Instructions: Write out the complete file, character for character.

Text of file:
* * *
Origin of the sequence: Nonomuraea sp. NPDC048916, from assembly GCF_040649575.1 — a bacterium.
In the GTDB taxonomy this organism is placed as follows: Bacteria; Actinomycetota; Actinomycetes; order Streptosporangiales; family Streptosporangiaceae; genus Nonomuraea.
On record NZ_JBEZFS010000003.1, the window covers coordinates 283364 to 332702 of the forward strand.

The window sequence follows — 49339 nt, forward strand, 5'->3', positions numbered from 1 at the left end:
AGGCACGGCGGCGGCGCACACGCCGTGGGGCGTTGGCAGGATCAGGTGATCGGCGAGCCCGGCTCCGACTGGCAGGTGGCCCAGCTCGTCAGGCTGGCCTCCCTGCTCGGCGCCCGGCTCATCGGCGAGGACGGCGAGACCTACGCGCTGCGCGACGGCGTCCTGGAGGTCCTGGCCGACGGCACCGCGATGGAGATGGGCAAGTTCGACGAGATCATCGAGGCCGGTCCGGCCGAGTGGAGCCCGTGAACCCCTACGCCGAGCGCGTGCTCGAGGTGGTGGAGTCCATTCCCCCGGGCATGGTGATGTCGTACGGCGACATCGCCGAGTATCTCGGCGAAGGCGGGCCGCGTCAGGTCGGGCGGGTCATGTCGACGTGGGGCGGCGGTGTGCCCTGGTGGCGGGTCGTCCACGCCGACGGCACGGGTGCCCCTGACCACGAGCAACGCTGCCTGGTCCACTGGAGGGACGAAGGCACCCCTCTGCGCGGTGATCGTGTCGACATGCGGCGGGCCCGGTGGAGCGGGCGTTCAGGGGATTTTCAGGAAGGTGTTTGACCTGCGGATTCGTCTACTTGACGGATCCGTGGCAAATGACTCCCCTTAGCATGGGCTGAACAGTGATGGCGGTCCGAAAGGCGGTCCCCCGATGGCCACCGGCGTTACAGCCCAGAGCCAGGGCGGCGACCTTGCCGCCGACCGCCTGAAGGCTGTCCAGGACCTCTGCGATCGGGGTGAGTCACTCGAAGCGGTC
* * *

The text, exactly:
Origin of the sequence: Nonomuraea sp. NPDC048916, from assembly GCF_040649575.1 — a bacterium.
In the GTDB taxonomy this organism is placed as follows: Bacteria; Actinomycetota; Actinomycetes; order Streptosporangiales; family Streptosporangiaceae; genus Nonomuraea.
On record NZ_JBEZFS010000003.1, the window covers coordinates 283364 to 332702 of the forward strand.

The window sequence follows — 49339 nt, forward strand, 5'->3', positions numbered from 1 at the left end:
AGGCACGGCGGCGGCGCACACGCCGTGGGGCGTTGGCAGGATCAGGTGATCGGCGAGCCCGGCTCCGACTGGCAGGTGGCCCAGCTCGTCAGGCTGGCCTCCCTGCTCGGCGCCCGGCTCATCGGCGAGGACGGCGAGACCTACGCGCTGCGCGACGGCGTCCTGGAGGTCCTGGCCGACGGCACCGCGATGGAGATGGGCAAGTTCGACGAGATCATCGAGGCCGGTCCGGCCGAGTGGAGCCCGTGAACCCCTACGCCGAGCGCGTGCTCGAGGTGGTGGAGTCCATTCCCCCGGGCATGGTGATGTCGTACGGCGACATCGCCGAGTATCTCGGCGAAGGCGGGCCGCGTCAGGTCGGGCGGGTCATGTCGACGTGGGGCGGCGGTGTGCCCTGGTGGCGGGTCGTCCACGCCGACGGCACGGGTGCCCCTGACCACGAGCAACGCTGCCTGGTCCACTGGAGGGACGAAGGCACCCCTCTGCGCGGTGATCGTGTCGACATGCGGCGGGCCCGGTGGAGCGGGCGTTCAGGGGATTTTCAGGAAGGTGTTTGACCTGCGGATTCGTCTACTTGACGGATCCGTGGCAAATGACTCCCCTTAGCATGGGCTGAACAGTGATGGCGGTCCGAAAGGCGGTCCCCCGATGGCCACCGGCGTTACAGCCCAGAGCCAGGGCGGCGACCTTGCCGCCGACCGCCTGAAGGCTGTCCAGGACCTCTGCGATCGGGGTGAGTCACTCGAAGCGGTC